Securing Local Assets
By Michael Mayta, CIO, City of Wichita, Kansas
Michael Mayta, CIO, City of Wichita, Kansas
Often Management and Council members look to the Fire and Police Departments for issues relating to security and public safety. In today’s digital world these two Departments are only a piece of the interwoven puzzle that represents securing City assets. More and more dedicated individuals that never wear a firearm or handle an axe are responsible for protecting and securing critical infrastructure that touches every citizen. Physical location security, digital security and device security are becoming a larger piece of the support requirements for CIOs. As requests for access to SCADA systems and the use of IoT for management and collection of system data continue to increase and expand, the challenges of protecting everything increases as well.
A comprehensive plan for risk analysis and abatement must be in place. Even then planning is only important to the degree that you have the ability to act upon that plan. When budgets are being reduced and tough decisions are being made about the allocation of resources suggesting to spend both human and fiscal resource on something the might happen becomes more difficult. As the CIO or lead of your digital systems, the decision to push or report will come down to the amount of risk you perceive exists within your specific environment. Every article on security will suggest it is not if it is when you experience a breach. For the City of Wichita, the “when” happened in August of 2013. A known issue that was exploited by a foreign actor(s).
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Not an experience I want to repeat but in the grand scheme of things not overly painful. When we start thinking about power grids and water systems and other major infrastructure, those are the “keep me up at night” items. It is hard for many decision-makers to understand the complexities of these systems in today’s digital environment. Access needs, transport requirements and physical issues that all have related security components. Getting funding for physical efforts, more Police Officers or new Fire trucks are the typical responses by those decision-makers. But when asked for cyber-security funding to protect systems that deliver critical communications, device management, or system access it becomes more challenging as these digital systems are not necessarily tangible items that people can see and understand. Often these are complicated interconnected systems that even engineers struggle to fully comprehend. Communicating the security needs of these complex systems to decision-makers can be a daunting task but one that must be addressed.
As we move into more technology incorporated into our City systems such as traffic signals, lighting, camera systems, monitoring systems the interactivity and security of these systems will play an equal role to that of the “physical presence”. Communication, data availability on scene, additional GIS or analytical data for assisted decision-making are all in digital form, expected to be available within milliseconds of the request or call. All stakeholders need to understand the full cycle of the communication process within these critical systems.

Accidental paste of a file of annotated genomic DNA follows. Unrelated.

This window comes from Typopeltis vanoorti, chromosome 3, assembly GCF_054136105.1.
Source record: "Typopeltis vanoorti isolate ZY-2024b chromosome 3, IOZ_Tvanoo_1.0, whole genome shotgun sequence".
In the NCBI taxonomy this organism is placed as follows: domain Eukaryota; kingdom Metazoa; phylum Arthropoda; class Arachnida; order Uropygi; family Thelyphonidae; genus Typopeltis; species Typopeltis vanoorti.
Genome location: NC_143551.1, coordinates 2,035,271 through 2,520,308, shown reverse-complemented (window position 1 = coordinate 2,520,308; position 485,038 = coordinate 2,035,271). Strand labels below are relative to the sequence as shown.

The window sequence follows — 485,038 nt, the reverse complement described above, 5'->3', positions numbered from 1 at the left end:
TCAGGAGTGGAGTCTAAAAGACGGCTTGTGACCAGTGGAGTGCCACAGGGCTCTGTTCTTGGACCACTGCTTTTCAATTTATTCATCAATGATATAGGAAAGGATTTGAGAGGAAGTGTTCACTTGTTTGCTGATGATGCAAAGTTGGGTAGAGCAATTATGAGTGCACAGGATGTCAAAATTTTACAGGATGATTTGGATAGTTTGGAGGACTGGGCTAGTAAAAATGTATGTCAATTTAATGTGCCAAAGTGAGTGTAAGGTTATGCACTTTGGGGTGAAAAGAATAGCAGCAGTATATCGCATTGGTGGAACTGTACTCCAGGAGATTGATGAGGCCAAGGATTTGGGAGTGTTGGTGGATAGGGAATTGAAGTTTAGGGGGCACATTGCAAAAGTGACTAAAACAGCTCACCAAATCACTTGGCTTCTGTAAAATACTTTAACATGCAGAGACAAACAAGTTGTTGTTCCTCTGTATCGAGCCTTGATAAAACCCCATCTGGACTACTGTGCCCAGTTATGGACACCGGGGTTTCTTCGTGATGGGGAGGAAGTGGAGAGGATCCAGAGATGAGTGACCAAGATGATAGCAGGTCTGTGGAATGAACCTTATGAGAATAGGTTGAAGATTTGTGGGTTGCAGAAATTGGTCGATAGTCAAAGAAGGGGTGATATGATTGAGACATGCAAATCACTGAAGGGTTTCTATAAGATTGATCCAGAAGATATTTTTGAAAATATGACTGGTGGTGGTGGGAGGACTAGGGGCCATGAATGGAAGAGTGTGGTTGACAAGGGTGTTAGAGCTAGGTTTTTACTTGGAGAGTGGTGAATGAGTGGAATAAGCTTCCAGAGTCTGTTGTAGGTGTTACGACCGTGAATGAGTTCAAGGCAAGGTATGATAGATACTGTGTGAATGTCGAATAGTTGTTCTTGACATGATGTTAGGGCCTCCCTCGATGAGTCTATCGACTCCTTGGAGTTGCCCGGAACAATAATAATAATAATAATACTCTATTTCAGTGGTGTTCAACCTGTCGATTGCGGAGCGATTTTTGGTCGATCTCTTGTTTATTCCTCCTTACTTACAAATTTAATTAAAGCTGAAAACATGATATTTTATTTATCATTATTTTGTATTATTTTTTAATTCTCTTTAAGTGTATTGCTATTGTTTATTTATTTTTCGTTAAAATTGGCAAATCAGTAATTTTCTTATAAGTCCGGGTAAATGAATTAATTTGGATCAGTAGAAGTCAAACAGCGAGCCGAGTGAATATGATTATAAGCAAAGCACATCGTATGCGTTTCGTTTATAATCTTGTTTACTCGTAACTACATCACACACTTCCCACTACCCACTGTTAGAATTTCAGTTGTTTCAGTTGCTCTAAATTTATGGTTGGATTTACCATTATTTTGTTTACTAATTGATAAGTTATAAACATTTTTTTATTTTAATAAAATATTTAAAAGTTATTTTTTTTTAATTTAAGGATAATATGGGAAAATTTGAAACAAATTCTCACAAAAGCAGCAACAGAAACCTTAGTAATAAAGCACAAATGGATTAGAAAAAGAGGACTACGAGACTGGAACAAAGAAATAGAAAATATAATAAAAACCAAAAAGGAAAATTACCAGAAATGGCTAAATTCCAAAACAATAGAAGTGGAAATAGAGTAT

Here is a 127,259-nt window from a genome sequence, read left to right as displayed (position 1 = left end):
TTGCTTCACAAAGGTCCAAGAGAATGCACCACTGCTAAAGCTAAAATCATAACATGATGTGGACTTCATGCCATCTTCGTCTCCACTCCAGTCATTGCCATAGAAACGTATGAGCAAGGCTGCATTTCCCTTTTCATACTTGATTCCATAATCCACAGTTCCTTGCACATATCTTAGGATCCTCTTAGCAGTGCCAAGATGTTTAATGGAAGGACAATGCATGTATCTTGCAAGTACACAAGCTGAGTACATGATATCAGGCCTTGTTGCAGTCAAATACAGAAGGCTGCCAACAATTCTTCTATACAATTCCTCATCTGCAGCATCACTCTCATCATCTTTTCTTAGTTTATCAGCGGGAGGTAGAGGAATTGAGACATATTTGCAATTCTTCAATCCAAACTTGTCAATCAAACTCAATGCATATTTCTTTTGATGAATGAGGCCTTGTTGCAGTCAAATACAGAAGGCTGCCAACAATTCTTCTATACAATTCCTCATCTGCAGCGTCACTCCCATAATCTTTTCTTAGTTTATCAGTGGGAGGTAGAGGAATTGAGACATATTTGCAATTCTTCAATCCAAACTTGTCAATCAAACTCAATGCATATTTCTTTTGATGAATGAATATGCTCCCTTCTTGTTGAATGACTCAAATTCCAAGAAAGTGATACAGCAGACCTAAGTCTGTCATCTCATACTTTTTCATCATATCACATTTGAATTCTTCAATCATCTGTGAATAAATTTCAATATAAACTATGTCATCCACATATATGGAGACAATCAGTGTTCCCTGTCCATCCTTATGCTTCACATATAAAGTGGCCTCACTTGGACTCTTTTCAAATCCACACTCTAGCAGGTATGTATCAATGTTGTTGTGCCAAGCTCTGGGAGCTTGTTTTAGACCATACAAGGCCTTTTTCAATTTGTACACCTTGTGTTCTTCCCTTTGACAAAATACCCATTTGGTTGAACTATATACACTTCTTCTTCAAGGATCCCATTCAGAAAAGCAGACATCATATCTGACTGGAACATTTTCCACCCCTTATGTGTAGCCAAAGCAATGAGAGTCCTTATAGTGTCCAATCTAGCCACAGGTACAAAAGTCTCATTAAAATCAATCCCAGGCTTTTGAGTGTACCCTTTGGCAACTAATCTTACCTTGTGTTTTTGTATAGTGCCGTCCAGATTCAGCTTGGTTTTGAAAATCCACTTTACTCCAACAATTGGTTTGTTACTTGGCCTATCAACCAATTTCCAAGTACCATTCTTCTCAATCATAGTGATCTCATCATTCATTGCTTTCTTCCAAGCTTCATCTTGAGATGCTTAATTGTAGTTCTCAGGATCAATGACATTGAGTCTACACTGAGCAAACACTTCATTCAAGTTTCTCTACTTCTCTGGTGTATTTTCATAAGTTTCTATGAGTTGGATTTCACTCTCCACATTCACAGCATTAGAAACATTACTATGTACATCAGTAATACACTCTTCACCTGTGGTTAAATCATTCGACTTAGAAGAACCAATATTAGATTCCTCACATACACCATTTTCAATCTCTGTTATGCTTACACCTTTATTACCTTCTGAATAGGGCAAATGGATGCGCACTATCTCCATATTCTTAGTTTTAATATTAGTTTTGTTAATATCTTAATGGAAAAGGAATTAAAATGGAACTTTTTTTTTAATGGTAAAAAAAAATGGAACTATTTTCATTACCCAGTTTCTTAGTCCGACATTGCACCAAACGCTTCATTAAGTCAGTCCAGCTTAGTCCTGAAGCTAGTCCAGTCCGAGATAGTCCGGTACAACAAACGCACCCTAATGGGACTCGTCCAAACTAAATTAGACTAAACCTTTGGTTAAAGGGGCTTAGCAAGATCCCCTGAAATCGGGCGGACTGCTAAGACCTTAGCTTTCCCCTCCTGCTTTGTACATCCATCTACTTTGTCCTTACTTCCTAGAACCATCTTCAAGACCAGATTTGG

By raising the awareness of all parties to digital infrastructure security and the devastating consequences that could occur if these were compromised in any way assists in the raising the overall importance of protecting it. When decision-makers, stakeholders and customers have a full understanding of the critical need to secure and protect structures such as water systems, the ability to allocate resources becomes easier as well. We have to stop thinking about public safety in a vacuum.
The digital environments we all work in demand a more expansive view and certainly a more inclusive vision security
The digital environments we all work in demand a more expansive view and certainly a more inclusive vision security. It is not just phishing attacks, ransomware, hackers, foreign actors or local hacktivists. It is an ever-growing interconnected network (physical and digital) of people, devices, services, hardware, and software. Taking a holistic approach to reviewing, protecting and managing these environments is the only viable option. Whether that is done on premise or out-sourced or by a combination of the two is unimportant, because of the inter-connected nature of technology, the critical aspect is the comprehensive nature of the approach.
Security discussions are difficult, especially when they concern money. The complexity of systems, the ever-changing targets, the extensive media coverage, the advanced nature of attacks and the attempt to simplify all of these components into an understandable and actionable report are all attainable items but it still may not be enough to persuade. You are asking for an insurance policy (metaphorically) and think about how thrilled you are about paying for your personal insurance! I know I need it but if I had the option, I would spend my money elsewhere. This is the same mindset of most decision-makers, we need to fix roads, not spend on something that might happen. It is a challenging paradox, risk assessment and allocation of resources to the level they are available is where you have to start. If the risk outweighs the resource, then you must be willing to fight hard for additional resource.